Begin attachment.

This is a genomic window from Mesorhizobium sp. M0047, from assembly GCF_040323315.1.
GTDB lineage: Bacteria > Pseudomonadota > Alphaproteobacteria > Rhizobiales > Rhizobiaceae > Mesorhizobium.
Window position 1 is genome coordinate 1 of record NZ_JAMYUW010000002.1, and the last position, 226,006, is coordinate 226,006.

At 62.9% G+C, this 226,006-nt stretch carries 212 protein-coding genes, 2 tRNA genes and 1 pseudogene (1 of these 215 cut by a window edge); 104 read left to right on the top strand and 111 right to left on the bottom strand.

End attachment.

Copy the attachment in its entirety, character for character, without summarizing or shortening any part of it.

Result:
This is a genomic window from Mesorhizobium sp. M0047, from assembly GCF_040323315.1.
GTDB lineage: Bacteria > Pseudomonadota > Alphaproteobacteria > Rhizobiales > Rhizobiaceae > Mesorhizobium.
Window position 1 is genome coordinate 1 of record NZ_JAMYUW010000002.1, and the last position, 226,006, is coordinate 226,006.

At 62.9% G+C, this 226,006-nt stretch carries 212 protein-coding genes, 2 tRNA genes and 1 pseudogene (1 of these 215 cut by a window edge); 104 read left to right on the top strand and 111 right to left on the bottom strand.